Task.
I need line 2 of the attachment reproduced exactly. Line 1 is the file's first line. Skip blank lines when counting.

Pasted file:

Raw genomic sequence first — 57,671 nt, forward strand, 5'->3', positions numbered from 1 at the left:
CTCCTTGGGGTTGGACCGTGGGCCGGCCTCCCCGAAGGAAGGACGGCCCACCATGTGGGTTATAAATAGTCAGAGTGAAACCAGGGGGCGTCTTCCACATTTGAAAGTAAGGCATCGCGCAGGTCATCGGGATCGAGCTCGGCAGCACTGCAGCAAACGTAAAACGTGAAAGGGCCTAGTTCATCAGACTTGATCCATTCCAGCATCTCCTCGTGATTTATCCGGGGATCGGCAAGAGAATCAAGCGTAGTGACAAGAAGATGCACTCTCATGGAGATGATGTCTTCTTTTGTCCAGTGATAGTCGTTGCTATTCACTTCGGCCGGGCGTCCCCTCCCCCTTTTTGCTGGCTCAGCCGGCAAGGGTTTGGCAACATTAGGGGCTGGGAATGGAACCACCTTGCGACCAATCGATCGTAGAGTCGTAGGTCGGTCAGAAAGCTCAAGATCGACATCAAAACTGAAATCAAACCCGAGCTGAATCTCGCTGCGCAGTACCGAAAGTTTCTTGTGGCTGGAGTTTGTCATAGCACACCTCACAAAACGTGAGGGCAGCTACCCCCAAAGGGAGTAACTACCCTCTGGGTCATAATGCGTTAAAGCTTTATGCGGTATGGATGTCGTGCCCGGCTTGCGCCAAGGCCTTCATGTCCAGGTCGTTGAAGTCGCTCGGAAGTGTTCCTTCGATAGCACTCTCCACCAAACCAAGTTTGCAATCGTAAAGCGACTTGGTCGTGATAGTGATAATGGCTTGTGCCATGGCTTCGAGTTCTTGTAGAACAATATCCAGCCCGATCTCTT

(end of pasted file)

CTCCTTGGGGTTGGACCGTGGGCCGGCCTCCCCGAAGGAAGGACGGCCCACCATGTGGGTTATAAATAGTCAGAGTGAAACCAGGGGGCGTCTTCCACATTTGAAAGTAAGGCATCGCGCAGGTCATCGGGATCGAGCTCGGCAGCACTGCAGCAAACGTAAAACGTGAAAGGGCCTAGTTCATCAGACTTGATCCATTCCAGCATCTCCTCGTGATTTATCCGGGGATCGGCAAGAGAATCAAGCGTAGTGACAAGAAGATGCACTCTCATGGAGATGATGTCTTCTTTTGTCCAGTGATAGTCGTTGCTATTCACTTCGGCCGGGCGTCCCCTCCCCCTTTTTGCTGGCTCAGCCGGCAAGGGTTTGGCAACATTAGGGGCTGGGAATGGAACCACCTTGCGACCAATCGATCGTAGAGTCGTAGGTCGGTCAGAAAGCTCAAGATCGACATCAAAACTGAAATCAAACCCGAGCTGAATCTCGCTGCGCAGTACCGAAAGTTTCTTGTGGCTGGAGTTTGTCATAGCACACCTCACAAAACGTGAGGGCAGCTACCCCCAAAGGGAGTAACTACCCTCTGGGTCATAATGCGTTAAAGCTTTATGCGGTATGGATGTCGTGCCCGGCTTGCGCCAAGGCCTTCATGTCCAGGTCGTTGAAGTCGCTCGGAAGTGTTCCTTCGATAGCACTCTCCACCAAACCAAGTTTGCAATCGTAAAGCGACTTGGTCGTGATAGTGATAATGGCTTGTGCCATGGCTTCGAGTTCTTGTAGAACAATATCCAGCCCGATCTCTT